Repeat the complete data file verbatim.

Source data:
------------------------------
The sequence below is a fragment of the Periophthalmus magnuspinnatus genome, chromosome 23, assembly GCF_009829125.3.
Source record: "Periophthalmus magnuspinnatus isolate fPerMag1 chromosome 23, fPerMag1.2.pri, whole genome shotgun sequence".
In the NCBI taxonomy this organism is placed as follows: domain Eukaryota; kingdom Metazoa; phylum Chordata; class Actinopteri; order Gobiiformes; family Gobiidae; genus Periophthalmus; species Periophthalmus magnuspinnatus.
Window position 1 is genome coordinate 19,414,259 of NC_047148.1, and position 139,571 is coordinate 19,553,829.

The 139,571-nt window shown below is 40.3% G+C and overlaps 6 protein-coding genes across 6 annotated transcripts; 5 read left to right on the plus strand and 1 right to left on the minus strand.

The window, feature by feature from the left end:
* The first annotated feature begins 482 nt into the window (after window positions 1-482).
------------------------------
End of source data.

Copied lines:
The sequence below is a fragment of the Periophthalmus magnuspinnatus genome, chromosome 23, assembly GCF_009829125.3.
Source record: "Periophthalmus magnuspinnatus isolate fPerMag1 chromosome 23, fPerMag1.2.pri, whole genome shotgun sequence".
In the NCBI taxonomy this organism is placed as follows: domain Eukaryota; kingdom Metazoa; phylum Chordata; class Actinopteri; order Gobiiformes; family Gobiidae; genus Periophthalmus; species Periophthalmus magnuspinnatus.
Window position 1 is genome coordinate 19,414,259 of NC_047148.1, and position 139,571 is coordinate 19,553,829.

The 139,571-nt window shown below is 40.3% G+C and overlaps 6 protein-coding genes across 6 annotated transcripts; 5 read left to right on the plus strand and 1 right to left on the minus strand.

The window, feature by feature from the left end:
* The first annotated feature begins 482 nt into the window (after window positions 1-482).